Excursion to the Isle of Eigg
A report on this
excursion has been written for the Edinburgh Geologist - read
Weekend Excursion to the Ballantrae Area
Britain is blessed with a plethora of compact areas
of great geological significance and one of these, the Ballantrae Ophiolite Complex
in the Girvan-Ballantrae area of SW Ayrshire, was the venue for the annual weekend
excursion (20-22 June 2003) of the Edinburgh Geological Society when a select
party of 12 members and guests attended. The locality’s
renown and variety of sedimentary and unusual igneous rocks with complex tectonics
attracted three farther-flung members from England. The party was based at Girvan, and the excursion
leader was Dr Phil Stone (British Geological Survey), who has an unrivalled knowledge
of the regional and local geology of the area. On Friday evening, the leader gave
an excellent slide talk on the geology with specific emphasis on localities to
Ballantrae Ophiolite Complex represents a slice through the top of the earth’s
mantle, and comprises three NE-SW volcano-sedimentary tracts (dominated by basaltic
pillow lavas) separated by a Northern and Southern Serpentinite Belt, composed
of ultramafic rocks from the mantle that are now extensively serpentinized.
was devoted to the early Ordovician Ballantrae ophiolite and its associated volcano-sedimentary
assemblage, whereas Sunday concentrated on the Ordovician and Silurian stratigraphic
succession and associated structure. In general, the
two days represented a single traverse through the Complex and cover rocks, starting
in the south and working steadily northwards.
Saturday morning began with a visit to the classic locality of Downan
Point where pillow lavas of Caradoc age, south of the Ballantrae Complex and their
slightly younger Tremadoc and Arenig pillow lavas, are superbly exposed (Photos
1-4). Cream-coloured sandy sediment infills the inter-pillow space and contrasts
sharply with the matt black basalt (Photo 2). The convex upper portions of the
pillows preferentially contain gas bubbles (now seen as zeolite-filled amygdales,
Photo 3) and identify the original orientation of the pillow (in Photo 4, the
pillow is now inverted). The first stop in the Ballantrae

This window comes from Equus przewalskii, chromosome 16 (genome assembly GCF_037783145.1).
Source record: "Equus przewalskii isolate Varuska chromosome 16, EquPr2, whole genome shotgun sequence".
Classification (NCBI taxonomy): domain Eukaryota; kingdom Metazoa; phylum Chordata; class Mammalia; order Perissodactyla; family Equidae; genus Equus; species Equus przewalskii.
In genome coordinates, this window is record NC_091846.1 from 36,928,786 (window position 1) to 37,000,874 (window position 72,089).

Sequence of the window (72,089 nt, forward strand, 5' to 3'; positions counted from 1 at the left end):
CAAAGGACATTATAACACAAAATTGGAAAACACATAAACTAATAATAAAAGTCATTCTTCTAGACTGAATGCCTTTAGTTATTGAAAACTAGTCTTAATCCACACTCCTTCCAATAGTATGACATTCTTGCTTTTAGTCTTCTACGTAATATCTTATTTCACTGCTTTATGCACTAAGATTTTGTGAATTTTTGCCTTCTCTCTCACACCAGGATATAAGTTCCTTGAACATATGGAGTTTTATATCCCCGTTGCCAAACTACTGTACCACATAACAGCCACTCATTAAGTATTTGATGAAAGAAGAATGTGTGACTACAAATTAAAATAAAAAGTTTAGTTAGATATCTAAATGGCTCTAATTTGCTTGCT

Ophiolite Complex was at Bennane Lea where the Southern Serpentinite
Belt has a faulted contact with the central tract of volcano-sedimentary rocks.
On the beach here, members picked up samples of the distinctive Ailsa Craig Tertiary
microgranite (some 15km away in the Firth of Clyde), attractively speckled with
phenocrysts of blue riebeckite, and from which curling stones are fashioned.
With such an ironically macabre location nearby,
lunch simply had to be taken at Sawney Bean’s Cave at Balcreuchan
Port, where the eponymous cannibal partook of lunch (human variety) on numerous
occasions in the years preceding his demise and the cave’s demolition at
the hands of King James VI’s troops in1604 (see Phil Stone’s informative
article in the Edinburgh Geologist #30, 1997). Eighteen months later in London,
dissident English Catholics mounted a similar, but this time unsuccessful, venture
against the king himself in the Gunpowder Plot! At Balcreuchan Port, the party viewed the basalt country rocks of the
central tract (Photo 5) and, adjacent to a major fault bounding an offshore Permian
basin, were able to contrast them with the softer serpentinites at the southern
margin of the Northern Serpentinite Belt. Both fault blocks are intruded by a
Tertiary dolerite dyke with infilled vesicles adjacent to the upper contact (Photo
6). The day concluded with an examination of contacts and lithologies (gabbros
and ultramafics) from the Northern Serpentinite Belt at the southern end of Pinbain Beach.
Sunday was devoted largely to the transgressive Ordovician and Silurian
sedimentary cover, north of the Ballantrae Complex. In the morning, after a visit
to reef limestones of Caradoc age poorly exposed in the inland Craighead Inlier,
the party returned to the well exposed coastal sections where, in the northern